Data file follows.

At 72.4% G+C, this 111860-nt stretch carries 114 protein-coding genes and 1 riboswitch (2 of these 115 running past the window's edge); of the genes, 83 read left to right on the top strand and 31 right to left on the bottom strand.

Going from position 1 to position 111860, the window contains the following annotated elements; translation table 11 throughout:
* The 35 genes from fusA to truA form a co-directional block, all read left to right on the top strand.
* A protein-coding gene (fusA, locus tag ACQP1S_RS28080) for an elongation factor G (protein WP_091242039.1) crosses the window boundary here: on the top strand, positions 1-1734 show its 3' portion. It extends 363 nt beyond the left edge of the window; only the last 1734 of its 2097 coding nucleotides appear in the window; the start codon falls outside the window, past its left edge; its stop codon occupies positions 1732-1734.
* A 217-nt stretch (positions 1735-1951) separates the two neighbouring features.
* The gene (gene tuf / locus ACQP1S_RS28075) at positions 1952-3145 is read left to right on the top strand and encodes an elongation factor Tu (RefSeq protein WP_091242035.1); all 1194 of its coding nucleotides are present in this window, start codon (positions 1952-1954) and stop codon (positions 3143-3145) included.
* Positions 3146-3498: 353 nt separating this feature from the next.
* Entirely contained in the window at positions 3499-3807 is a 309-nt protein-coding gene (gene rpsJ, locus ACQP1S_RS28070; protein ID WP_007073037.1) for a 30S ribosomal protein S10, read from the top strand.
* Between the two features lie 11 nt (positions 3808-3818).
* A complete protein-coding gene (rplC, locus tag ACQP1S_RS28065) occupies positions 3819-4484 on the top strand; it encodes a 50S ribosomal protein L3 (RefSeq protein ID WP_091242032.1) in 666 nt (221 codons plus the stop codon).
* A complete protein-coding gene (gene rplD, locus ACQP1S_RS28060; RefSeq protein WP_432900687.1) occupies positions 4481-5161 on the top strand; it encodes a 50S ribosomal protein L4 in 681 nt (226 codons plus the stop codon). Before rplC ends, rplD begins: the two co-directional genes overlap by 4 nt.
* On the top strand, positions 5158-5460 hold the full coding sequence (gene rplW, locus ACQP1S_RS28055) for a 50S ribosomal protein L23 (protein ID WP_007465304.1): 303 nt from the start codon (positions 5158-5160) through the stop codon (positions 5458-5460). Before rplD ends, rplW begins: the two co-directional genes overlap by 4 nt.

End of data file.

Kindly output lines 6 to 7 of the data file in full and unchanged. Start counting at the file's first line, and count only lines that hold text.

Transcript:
* The gene (gene tuf / locus ACQP1S_RS28075) at positions 1952-3145 is read left to right on the top strand and encodes an elongation factor Tu (RefSeq protein WP_091242035.1); all 1194 of its coding nucleotides are present in this window, start codon (positions 1952-1954) and stop codon (positions 3143-3145) included.
* Positions 3146-3498: 353 nt separating this feature from the next.